Category Archives: Trojan Women

EURIPIDES: Trojan Women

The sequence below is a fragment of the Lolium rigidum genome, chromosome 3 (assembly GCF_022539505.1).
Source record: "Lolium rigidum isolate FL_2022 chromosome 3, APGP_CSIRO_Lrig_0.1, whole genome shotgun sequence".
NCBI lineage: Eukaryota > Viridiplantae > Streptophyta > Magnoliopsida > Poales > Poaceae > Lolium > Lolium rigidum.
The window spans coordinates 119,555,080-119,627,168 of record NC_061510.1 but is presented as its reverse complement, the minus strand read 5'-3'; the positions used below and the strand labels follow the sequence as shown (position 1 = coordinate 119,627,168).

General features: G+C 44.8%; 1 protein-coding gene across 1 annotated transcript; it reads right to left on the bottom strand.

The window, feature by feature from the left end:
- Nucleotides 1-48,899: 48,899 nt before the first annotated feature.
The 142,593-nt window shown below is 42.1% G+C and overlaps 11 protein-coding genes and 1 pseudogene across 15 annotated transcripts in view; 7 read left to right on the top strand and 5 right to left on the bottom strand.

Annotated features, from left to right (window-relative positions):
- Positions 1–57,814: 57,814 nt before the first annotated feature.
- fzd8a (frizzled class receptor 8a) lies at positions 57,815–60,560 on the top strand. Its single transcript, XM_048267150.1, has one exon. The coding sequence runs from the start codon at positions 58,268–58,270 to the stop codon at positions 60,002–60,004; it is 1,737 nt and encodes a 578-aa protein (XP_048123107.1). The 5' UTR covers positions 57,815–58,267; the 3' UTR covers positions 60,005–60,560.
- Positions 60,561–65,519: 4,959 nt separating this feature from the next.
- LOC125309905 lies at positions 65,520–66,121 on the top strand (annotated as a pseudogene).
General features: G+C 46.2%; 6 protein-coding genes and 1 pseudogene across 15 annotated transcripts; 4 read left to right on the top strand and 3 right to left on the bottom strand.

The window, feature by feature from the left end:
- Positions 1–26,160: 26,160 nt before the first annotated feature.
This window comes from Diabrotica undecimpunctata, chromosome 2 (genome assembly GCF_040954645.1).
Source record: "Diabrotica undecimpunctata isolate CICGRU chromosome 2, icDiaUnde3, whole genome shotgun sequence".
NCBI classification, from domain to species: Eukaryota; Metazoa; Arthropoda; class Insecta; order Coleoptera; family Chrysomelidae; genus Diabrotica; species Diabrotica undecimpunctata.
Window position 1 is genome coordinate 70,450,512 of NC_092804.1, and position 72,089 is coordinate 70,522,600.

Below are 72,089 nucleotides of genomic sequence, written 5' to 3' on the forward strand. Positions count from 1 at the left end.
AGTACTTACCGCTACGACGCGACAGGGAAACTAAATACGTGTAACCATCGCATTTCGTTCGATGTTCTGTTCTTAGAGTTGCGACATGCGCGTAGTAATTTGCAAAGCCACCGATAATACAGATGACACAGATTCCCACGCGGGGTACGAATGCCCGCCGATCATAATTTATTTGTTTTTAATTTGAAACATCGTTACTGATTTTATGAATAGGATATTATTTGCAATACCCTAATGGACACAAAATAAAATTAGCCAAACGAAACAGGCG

In the Trojan Women, Euripides describes the aftermath of the Trojan War. The play opens with Poseidon grieving over his beloved city of Troy, which the Greeks have conquered. Athena appears, and implores Poseidon to aid her in bringing woe to the Greeks during their voyage home. Though she helped the Greeks defeat Troy, they incurred her wrath by profaning her temple. Poseidon agrees, and the gods exit. The remainder of the play is concerned with the griefs of the vanquished women of Troy as they mourn the loss of their loved ones and lament their fate as slaves to the victorious Greeks. In a particularly disturbing scene, Greek messengers tear Astyanax – the baby boy of the slain Trojan hero Hector– away from his mother Andromache, and cast him from the walls of Troy to his death. Continue reading EURIPIDES: Trojan Women